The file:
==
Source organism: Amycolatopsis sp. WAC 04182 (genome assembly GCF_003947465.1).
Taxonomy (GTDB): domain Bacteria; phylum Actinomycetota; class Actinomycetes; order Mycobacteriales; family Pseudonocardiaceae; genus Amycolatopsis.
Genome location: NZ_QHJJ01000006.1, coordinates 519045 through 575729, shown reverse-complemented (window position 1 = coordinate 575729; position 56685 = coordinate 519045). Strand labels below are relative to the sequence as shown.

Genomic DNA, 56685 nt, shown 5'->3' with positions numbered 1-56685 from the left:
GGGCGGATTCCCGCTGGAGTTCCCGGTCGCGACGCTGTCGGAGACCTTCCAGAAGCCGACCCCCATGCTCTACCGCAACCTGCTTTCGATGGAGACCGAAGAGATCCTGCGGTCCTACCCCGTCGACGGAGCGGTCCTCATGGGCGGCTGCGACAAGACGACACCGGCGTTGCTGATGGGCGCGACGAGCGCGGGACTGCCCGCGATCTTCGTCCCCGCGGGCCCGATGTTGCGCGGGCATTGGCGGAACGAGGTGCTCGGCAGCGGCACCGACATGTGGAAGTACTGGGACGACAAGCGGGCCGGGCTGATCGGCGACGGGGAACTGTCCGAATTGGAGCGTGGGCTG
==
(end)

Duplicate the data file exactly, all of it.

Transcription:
Source organism: Amycolatopsis sp. WAC 04182 (genome assembly GCF_003947465.1).
Taxonomy (GTDB): domain Bacteria; phylum Actinomycetota; class Actinomycetes; order Mycobacteriales; family Pseudonocardiaceae; genus Amycolatopsis.
Genome location: NZ_QHJJ01000006.1, coordinates 519045 through 575729, shown reverse-complemented (window position 1 = coordinate 575729; position 56685 = coordinate 519045). Strand labels below are relative to the sequence as shown.

Genomic DNA, 56685 nt, shown 5'->3' with positions numbered 1-56685 from the left:
GGGCGGATTCCCGCTGGAGTTCCCGGTCGCGACGCTGTCGGAGACCTTCCAGAAGCCGACCCCCATGCTCTACCGCAACCTGCTTTCGATGGAGACCGAAGAGATCCTGCGGTCCTACCCCGTCGACGGAGCGGTCCTCATGGGCGGCTGCGACAAGACGACACCGGCGTTGCTGATGGGCGCGACGAGCGCGGGACTGCCCGCGATCTTCGTCCCCGCGGGCCCGATGTTGCGCGGGCATTGGCGGAACGAGGTGCTCGGCAGCGGCACCGACATGTGGAAGTACTGGGACGACAAGCGGGCCGGGCTGATCGGCGACGGGGAACTGTCCGAATTGGAGCGTGGGCTG